mucuna pruriens - Mucuna Pruriens, also called Velvet Bean, cowitch, cowhage, itchy bean amongst other names, is a climbing tropical bean. This striking looking plant, with its slightly pointed green leaves and beautiful clusters of dark purple flowers, is noteworthy for its many health benefits relating to memory, mood and libido to name but a few, and it is quickly becoming more mainstream throughout the western holistic medicine community for just these reasons. It is also believed that Mucuna Pruriens can raise testosterone levels.
Mucuna pruriens is also drank in some regions as a coffee substitute leading to another nickname "Nescafe" (although it bears no connection with the commercial brand). The fresh beans can make a tasty meal but one must soak the beans for at least 1 to 48 hours prior to cooking, because of toxins; this process removes chemicals including L-Dopa and small amounts of tryptamines, ensuring the beans are safe for consumption.
For centuries, Mucuna Pruriens has been used for its aphrodisiac properties. Even now, it's still used to increase libido in both genders because of its concentration of dopamine increasing chemical properties. Dopamine is an important chemical messenger that amongst other things has a profound influence on sexual function and is thought to improve sperm output in men.
Apart from the aphrodisiac effects, Mucuna Pruriens and the dopamine effects it induces, has been used in the medicine of the Ayurvedic Indians in the treatment of Parkinson's disease. In fact the way in which this wonderful bean raises the body's dopamine levels is by the absorption of L-Dopa that is naturally present in the plant and it is this substance which has also found uses in orthodox medical science as a an important Parkinson's disease treatment. This particular usage of L-Dopa was made famous by Robin Williams in the 1990s film 'Awakenings'.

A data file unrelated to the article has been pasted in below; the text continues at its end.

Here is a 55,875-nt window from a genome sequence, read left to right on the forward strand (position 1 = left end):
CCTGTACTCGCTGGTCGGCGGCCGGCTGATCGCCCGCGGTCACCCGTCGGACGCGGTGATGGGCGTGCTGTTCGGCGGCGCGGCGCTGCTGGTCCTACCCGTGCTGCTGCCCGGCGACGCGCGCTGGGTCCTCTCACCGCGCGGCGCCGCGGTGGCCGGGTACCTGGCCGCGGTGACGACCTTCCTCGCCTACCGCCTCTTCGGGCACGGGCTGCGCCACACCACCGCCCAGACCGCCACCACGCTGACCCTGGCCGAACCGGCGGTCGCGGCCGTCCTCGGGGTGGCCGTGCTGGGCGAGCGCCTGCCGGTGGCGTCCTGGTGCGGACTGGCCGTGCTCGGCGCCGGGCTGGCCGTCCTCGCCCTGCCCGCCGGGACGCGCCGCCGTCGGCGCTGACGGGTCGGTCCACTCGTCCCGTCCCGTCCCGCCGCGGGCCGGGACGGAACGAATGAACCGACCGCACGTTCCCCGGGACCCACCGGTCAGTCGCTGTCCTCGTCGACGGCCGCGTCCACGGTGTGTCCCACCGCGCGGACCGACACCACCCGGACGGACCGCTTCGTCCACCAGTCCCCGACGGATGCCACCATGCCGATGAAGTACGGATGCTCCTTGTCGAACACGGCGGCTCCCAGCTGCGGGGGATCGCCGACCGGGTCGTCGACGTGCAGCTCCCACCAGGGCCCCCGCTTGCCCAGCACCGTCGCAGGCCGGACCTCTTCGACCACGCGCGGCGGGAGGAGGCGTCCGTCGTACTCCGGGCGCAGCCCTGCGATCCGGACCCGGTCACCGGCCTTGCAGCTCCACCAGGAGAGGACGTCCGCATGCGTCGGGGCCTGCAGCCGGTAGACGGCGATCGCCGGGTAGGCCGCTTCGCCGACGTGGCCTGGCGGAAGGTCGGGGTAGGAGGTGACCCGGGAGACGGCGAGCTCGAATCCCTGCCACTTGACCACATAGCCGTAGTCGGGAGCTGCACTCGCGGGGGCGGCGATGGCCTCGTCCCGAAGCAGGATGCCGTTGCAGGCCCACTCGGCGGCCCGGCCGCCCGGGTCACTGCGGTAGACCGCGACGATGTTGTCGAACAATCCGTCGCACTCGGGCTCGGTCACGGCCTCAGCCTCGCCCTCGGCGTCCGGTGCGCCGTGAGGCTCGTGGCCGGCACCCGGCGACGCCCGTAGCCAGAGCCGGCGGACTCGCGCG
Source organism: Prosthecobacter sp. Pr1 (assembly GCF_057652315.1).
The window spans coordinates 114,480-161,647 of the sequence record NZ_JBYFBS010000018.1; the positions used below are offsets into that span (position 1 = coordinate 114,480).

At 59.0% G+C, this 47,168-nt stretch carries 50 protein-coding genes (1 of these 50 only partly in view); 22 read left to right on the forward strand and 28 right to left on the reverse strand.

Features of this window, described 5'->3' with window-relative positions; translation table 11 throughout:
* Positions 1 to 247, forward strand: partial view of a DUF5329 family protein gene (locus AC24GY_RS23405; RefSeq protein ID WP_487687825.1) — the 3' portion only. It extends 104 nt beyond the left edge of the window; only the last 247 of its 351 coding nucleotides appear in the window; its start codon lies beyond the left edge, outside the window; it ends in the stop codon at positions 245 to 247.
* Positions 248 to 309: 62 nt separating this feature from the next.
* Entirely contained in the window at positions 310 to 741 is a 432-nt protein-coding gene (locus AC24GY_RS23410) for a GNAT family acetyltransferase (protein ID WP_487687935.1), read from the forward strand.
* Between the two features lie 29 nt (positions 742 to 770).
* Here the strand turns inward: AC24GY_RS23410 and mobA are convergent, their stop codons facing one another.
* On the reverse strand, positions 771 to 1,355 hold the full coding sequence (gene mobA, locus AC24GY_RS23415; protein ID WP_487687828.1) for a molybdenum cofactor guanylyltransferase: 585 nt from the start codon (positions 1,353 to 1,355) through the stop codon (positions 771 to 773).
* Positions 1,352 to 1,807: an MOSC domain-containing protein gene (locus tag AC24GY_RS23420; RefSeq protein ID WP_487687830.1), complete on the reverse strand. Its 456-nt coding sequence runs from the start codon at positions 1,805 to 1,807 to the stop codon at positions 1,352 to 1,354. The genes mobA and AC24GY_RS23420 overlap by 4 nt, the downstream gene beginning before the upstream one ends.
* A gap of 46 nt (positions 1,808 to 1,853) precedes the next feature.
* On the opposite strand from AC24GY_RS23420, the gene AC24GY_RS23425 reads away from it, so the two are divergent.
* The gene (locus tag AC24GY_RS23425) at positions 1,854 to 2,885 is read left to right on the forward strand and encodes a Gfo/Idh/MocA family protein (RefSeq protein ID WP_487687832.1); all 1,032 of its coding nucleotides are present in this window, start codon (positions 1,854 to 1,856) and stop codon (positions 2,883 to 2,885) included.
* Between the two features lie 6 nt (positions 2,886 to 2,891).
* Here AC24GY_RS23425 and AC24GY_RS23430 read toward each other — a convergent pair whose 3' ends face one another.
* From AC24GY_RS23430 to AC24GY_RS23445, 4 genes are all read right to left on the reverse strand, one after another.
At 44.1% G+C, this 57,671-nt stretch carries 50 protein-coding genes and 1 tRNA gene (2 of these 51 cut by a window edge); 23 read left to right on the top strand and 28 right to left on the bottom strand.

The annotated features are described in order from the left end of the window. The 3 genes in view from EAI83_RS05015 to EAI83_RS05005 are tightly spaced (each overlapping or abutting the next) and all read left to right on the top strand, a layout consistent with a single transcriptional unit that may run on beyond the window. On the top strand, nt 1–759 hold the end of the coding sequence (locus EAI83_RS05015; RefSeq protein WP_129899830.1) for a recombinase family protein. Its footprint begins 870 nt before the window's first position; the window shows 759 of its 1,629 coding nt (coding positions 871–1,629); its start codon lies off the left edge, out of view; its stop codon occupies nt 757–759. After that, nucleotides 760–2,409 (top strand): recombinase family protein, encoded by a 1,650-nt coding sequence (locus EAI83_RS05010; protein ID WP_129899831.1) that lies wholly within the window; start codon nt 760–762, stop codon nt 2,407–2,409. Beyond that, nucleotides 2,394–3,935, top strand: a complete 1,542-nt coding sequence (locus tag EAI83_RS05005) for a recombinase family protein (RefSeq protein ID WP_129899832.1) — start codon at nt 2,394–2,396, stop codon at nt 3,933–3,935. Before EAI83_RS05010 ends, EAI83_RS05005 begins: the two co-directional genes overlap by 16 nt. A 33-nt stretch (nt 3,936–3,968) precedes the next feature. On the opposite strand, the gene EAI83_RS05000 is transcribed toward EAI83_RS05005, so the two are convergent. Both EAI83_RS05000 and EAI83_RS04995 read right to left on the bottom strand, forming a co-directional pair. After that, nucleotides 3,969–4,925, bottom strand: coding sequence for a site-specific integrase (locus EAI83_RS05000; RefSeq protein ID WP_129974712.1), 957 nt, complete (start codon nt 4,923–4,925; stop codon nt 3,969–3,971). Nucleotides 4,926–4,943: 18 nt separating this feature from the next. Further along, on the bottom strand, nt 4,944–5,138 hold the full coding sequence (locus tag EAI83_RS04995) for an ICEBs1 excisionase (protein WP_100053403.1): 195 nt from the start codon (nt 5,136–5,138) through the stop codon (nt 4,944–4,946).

Velvet bean thrives in a range of environments, prefers plenty of sun, favours humid places but it handles dryness or lack of water. It is well worth planting it with other plants because Mucuna Pruriens adds nitrogen to the soil.
Skin contact with the velvet bean pods should be avoided because naturally the pods develop a fine covering of orange hairs that can give rise to inflammation and blisters. Fortunately a number of the cultivated varieties seem not to have the hairs.